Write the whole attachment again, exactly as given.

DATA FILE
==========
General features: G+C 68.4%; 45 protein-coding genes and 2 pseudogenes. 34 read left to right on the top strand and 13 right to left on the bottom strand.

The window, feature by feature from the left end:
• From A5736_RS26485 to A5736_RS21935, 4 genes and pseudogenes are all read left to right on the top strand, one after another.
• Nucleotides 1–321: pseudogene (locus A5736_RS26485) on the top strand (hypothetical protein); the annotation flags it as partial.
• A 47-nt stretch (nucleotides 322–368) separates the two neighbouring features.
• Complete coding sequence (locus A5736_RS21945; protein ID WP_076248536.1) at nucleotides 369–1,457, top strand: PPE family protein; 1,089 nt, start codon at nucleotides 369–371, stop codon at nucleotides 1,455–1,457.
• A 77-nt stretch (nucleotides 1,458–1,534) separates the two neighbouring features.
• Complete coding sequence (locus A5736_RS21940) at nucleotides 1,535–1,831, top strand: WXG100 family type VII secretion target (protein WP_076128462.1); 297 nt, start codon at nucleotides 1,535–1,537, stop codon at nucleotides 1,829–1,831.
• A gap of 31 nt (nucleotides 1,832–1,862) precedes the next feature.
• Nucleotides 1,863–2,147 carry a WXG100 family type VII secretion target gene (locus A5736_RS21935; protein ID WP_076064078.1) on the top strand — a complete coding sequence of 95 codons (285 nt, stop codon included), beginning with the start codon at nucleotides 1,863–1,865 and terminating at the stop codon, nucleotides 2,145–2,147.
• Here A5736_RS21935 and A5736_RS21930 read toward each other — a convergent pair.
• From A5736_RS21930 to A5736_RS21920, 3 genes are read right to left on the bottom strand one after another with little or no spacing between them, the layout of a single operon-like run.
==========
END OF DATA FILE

General features: G+C 68.4%; 45 protein-coding genes and 2 pseudogenes. 34 read left to right on the top strand and 13 right to left on the bottom strand.

The window, feature by feature from the left end:
• From A5736_RS26485 to A5736_RS21935, 4 genes and pseudogenes are all read left to right on the top strand, one after another.
• Nucleotides 1–321: pseudogene (locus A5736_RS26485) on the top strand (hypothetical protein); the annotation flags it as partial.
• A 47-nt stretch (nucleotides 322–368) separates the two neighbouring features.
• Complete coding sequence (locus A5736_RS21945; protein ID WP_076248536.1) at nucleotides 369–1,457, top strand: PPE family protein; 1,089 nt, start codon at nucleotides 369–371, stop codon at nucleotides 1,455–1,457.
• A 77-nt stretch (nucleotides 1,458–1,534) separates the two neighbouring features.
• Complete coding sequence (locus A5736_RS21940) at nucleotides 1,535–1,831, top strand: WXG100 family type VII secretion target (protein WP_076128462.1); 297 nt, start codon at nucleotides 1,535–1,537, stop codon at nucleotides 1,829–1,831.
• A gap of 31 nt (nucleotides 1,832–1,862) precedes the next feature.
• Nucleotides 1,863–2,147 carry a WXG100 family type VII secretion target gene (locus A5736_RS21935; protein ID WP_076064078.1) on the top strand — a complete coding sequence of 95 codons (285 nt, stop codon included), beginning with the start codon at nucleotides 1,863–1,865 and terminating at the stop codon, nucleotides 2,145–2,147.
• Here A5736_RS21935 and A5736_RS21930 read toward each other — a convergent pair.
• From A5736_RS21930 to A5736_RS21920, 3 genes are read right to left on the bottom strand one after another with little or no spacing between them, the layout of a single operon-like run.